• they will accommodate us, at their own risk, if they believe we can’t handle shared grief.  If the things they need to say, the questions they need to ask “make” us cry or shut down, they will take care of us by keeping their thoughts and their questions to themselves.  We get to help them know it’s okay to cry, okay to be quiet, okay to step outside.  We get to show them how to grieve, even as grief continues to be our teacher.  It’s not our grieving that harms, but our determination to leave it the unnamed presence in our midst, and children to wrestle with it alone and in hiding.

“Sorrow makes us all children again – destroys all differences of intellect.  The wisest know nothing.
~Ralph Waldo Emerson                                    

4 Comments leave one →
  1. January 16, 2012 7:58 pm

    Dear Paulann,

    This is a very important post! My poor son has been through so much loss, some tragic and traumatic, including being in the next room when his grandfather committed suicide. Something like 9 deaths followed that tragedy in the next year. Without the help and guidance of a truly gifted child physchologist, we would not have had a clue what to do.

    I feel so sad for my Kid. He has been through so much loss in his short life. Thank God for professional with a heart. Like you Paulann : ) !!!!

    Parents need to read what you have posted. Even the death of a pet can upset their little hearts. We need to acknowledge the grief our kids experience.

    thank you!


    • January 17, 2012 12:23 am

      Jen, I’m so sorry that you son has had to experience such significant loss. I am glad that all of you had a psychologist as a presence and a resource. A family loss can be especially hard because everyone is initially swallowed up in their own grief. For children that sometimes mean they feel they’ve lost those present as well as those who are gone. It can feel like a burden to us as adults, how to help our kids. But we can also chose to live the process out as an important chance to be the message to our children that it’s okay to be human, to struggle,to weep, to rail, to question, and ultimately, to just do. So much of what you have written about your mother is descriptive of that process. I’m glad you son has a mom willing to step into this space.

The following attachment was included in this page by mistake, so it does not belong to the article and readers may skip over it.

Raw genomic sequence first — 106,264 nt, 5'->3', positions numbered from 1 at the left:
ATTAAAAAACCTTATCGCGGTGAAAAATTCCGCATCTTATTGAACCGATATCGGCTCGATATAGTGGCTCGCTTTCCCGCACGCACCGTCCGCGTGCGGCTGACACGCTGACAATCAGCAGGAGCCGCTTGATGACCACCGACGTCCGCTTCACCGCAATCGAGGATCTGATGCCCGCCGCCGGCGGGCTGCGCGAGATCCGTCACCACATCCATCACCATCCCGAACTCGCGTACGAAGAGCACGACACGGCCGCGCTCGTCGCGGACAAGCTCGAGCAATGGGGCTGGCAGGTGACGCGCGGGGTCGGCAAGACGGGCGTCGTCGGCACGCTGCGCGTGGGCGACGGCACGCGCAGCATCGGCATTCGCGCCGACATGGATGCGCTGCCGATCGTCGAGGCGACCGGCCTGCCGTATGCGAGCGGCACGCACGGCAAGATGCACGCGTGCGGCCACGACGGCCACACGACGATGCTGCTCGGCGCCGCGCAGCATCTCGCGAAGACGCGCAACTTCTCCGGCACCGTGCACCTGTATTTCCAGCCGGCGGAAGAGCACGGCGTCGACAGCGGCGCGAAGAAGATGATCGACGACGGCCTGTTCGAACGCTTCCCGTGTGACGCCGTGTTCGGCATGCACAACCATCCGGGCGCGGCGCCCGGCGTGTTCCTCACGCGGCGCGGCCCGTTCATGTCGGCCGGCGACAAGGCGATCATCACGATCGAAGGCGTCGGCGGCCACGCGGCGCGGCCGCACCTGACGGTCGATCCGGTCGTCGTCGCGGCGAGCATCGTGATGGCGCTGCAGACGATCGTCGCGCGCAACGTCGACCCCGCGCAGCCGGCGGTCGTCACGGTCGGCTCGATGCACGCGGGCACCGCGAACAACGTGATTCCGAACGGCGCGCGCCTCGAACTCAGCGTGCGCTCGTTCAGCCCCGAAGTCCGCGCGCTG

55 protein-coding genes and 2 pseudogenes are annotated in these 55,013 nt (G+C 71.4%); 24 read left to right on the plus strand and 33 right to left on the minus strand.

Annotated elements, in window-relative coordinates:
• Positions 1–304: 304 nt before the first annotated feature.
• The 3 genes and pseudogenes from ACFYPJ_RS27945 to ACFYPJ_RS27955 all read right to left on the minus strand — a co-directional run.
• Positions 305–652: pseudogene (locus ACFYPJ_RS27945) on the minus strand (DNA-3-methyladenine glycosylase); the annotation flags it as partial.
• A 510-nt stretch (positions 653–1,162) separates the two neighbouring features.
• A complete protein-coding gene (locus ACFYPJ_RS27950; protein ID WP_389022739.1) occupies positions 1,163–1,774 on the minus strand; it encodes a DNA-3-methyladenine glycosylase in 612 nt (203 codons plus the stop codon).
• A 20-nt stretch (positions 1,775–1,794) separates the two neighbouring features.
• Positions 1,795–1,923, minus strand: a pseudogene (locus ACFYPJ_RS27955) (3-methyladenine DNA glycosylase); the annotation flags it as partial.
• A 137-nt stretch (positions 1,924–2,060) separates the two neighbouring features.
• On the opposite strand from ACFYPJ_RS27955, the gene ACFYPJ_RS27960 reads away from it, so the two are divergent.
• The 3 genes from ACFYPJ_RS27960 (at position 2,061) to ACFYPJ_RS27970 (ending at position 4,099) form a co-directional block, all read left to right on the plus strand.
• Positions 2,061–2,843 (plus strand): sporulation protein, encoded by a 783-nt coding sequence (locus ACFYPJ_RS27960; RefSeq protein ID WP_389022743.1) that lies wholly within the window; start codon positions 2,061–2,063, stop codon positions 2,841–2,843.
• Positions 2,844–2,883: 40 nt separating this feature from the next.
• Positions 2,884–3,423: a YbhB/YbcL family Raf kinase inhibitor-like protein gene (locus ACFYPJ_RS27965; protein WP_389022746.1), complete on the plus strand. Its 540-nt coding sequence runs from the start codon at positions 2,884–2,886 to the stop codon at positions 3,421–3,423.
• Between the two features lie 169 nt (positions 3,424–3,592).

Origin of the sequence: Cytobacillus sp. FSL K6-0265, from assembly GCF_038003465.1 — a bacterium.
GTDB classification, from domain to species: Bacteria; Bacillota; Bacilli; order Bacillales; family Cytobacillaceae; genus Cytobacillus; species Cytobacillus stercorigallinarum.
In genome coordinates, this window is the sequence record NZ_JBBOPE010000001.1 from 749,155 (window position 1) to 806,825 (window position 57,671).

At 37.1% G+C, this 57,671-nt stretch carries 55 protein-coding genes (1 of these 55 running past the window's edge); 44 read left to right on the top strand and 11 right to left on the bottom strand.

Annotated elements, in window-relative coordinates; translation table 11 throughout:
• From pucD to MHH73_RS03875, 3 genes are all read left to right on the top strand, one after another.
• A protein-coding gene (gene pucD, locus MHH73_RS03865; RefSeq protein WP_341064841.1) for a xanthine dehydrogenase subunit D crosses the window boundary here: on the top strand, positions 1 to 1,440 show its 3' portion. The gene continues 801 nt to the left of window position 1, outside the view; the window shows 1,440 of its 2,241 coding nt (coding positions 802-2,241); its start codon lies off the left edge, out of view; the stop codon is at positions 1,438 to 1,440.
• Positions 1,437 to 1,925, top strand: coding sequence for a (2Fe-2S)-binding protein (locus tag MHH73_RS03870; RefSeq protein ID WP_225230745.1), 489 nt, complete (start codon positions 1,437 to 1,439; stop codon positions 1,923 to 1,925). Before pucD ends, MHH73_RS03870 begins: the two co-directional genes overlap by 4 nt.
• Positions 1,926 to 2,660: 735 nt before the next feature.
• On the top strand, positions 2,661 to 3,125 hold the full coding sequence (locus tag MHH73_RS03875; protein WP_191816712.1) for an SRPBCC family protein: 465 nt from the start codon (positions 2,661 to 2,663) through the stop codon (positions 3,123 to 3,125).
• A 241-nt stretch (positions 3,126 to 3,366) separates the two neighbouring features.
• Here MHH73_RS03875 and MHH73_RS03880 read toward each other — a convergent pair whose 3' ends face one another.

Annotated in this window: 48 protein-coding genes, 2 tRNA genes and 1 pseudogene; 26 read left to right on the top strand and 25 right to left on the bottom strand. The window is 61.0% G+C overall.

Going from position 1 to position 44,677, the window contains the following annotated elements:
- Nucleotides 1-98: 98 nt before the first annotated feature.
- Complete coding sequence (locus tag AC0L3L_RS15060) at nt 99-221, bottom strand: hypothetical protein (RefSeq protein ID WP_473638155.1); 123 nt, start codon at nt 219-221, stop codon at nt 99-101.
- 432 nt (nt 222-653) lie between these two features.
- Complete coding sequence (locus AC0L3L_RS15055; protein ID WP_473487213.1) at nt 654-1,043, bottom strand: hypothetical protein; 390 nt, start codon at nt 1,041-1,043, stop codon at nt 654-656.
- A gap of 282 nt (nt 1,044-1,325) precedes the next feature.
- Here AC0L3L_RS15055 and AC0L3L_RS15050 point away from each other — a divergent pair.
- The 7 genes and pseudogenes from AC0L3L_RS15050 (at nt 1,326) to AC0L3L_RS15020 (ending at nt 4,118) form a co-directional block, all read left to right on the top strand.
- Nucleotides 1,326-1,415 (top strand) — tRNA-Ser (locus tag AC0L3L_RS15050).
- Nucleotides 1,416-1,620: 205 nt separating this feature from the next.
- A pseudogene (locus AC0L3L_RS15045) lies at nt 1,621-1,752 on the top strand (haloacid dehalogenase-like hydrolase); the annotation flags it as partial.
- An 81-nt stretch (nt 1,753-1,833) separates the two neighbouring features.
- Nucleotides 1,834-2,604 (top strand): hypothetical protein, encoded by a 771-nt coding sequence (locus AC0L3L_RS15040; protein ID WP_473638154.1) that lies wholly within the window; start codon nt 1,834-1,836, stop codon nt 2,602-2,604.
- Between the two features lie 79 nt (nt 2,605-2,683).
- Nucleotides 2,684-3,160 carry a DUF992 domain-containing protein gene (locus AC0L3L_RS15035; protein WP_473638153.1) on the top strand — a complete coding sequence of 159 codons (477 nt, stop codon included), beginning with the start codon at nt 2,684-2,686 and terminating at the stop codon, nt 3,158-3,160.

Thank you for your comments about my post. Writing about grief is a little intimidating, like stepping onto everyone’s hallowed ground. My hope is always that the conversation will be helpful, and that at the least, it will do no harm. I respect your view and your voice.

      ~ Paulann

  2. Carol Wiebe permalink
    January 17, 2012 5:24 am

    I agree that this is an important post, with crucial insights about dealing with grief. This line, especially, caught me:

    They will accommodate us, at their own risk, if they believe we can’t handle shared grief.

    I know this to be true, sadly true, for any child who feels this, and the adults in their lives who cannot share grief with them. Such children do risk much, and further grief may bring that out later in a much stronger form.

    • January 17, 2012 8:29 am

      Thank you for commenting. We have trouble in general with shared grief, and children can be very self-sacrificing where their significant adults are concerned. That gets played out in many different ways that are often misinterpreted. I agree that further grief adds to the problem, like compound interest in the worst sense.

      Thanks again for sharing your thoughts. Conversation creates a think tank or brain trust, and I think it’s better if my brain isn’t the only one thinking out loud.